Ed Asner still going strong following hip surgery
By Marilyn Beck and Stacy Jenel Smith
HollywoodNews.com: Ed Asner has two weeks of shooting to go on Paul Ben-Victor’s big-screen “Should’ve Been Romeo,” then he’ll take four days off, then get back into character as Franklin Delano Roosevelt for the one-man show he’s been taking around the country. It’s now slated to open at the Pasadena Playhouse Oct. 12 for previews and run 4-5 weeks. He’ll keep doing the show into March. He also has several other films in the can.
Not bad for an 80-year-old actor who had hip surgery in late July.
“Ever since ‘Up’ came out I’ve had a revivification that I never expected,” says Ed, referring to the instant classic 2009 Pixar film for which he provided the voice of the main character, widower Carl Fredricksen. “It was a breath of fresh air, and I’m very proud of it. So I want to seize that energy and run with it for as long as I can.”
He tells us, “I feel better now than I have in years. I need to drop some more weight though.”
We caught up with the seven-time Emmy Award-winning actor just after he left his doctor’s office and “got a clean bill of health…I have very high hopes of being pain free when walking, which I certainly haven’t been for a few years now,” he admits.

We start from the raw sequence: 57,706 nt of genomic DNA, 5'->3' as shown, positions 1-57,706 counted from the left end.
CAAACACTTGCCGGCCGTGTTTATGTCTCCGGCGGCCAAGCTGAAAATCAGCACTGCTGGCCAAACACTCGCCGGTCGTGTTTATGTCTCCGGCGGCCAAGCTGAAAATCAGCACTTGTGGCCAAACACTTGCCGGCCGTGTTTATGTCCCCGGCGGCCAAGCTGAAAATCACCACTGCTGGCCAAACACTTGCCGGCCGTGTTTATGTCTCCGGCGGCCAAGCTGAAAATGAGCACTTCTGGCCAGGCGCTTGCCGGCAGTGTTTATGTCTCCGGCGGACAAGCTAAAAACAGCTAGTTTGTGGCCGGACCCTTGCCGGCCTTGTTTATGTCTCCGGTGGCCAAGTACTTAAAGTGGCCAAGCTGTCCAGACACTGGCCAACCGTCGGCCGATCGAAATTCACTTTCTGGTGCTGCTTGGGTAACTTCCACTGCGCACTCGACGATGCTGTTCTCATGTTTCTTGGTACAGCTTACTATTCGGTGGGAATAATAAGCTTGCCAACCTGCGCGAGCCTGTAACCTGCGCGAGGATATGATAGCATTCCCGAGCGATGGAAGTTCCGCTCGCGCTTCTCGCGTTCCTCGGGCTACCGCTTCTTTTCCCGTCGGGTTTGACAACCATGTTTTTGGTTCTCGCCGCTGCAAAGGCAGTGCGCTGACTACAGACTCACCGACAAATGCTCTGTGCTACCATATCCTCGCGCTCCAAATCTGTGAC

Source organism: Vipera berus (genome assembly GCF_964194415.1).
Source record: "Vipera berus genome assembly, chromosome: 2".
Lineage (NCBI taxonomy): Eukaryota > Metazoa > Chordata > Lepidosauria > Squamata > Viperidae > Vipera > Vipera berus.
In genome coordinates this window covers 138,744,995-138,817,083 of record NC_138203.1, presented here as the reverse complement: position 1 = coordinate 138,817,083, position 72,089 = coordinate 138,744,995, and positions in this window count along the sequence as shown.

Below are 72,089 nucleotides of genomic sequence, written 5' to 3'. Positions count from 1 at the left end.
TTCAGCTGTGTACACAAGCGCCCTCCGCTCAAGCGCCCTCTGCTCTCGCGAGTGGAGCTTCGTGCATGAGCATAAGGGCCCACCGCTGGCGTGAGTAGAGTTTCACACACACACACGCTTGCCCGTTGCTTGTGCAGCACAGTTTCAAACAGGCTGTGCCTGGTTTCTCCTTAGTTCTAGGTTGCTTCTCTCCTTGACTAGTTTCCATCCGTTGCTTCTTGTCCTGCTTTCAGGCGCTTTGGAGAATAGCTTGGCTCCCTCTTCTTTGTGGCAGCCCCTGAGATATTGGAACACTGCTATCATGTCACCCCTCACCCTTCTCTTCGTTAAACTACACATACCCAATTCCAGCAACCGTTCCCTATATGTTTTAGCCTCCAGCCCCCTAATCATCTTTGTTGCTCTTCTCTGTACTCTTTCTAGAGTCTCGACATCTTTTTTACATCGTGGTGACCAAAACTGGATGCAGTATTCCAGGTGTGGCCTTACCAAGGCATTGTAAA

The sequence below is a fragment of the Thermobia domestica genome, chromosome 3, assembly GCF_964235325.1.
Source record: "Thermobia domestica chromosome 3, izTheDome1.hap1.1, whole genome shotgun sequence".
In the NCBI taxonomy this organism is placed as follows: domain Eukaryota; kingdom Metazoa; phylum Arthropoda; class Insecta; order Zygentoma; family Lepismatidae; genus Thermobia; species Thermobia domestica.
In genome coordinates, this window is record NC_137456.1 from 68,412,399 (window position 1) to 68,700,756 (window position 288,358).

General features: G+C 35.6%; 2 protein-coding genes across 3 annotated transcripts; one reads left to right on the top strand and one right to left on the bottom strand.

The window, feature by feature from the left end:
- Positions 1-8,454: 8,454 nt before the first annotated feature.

For FDR, of course, he performs while seated in a wheelchair or “ambulating using two canes.” It’s strenuous, he says, “but worth it.” The one-man show was written by Dore Schary, who also penned the landmark play, “Sunrise at Campobello.” Asner, a devotee of the 32nd President, performed it on a Theater at Sea cruise and subsequently decided to tour with it. Response “has been excellent,” he says.
In particular, notes Asner, FDR’s battling of the Great Depression resonates today, “his instituting of many reforms and programs. He bulldozed his way through. I think nobody else could have saved us as he did. We would have bumbled along like we are now.” He adds, “Granted, he was a chameleon. He had his bad spots, but overall I think the achievements – well, he belongs on Mt. Rushmore more than anybody.” Asner is hoping that with FDR, “maybe the word and the influence will eventually get out.”
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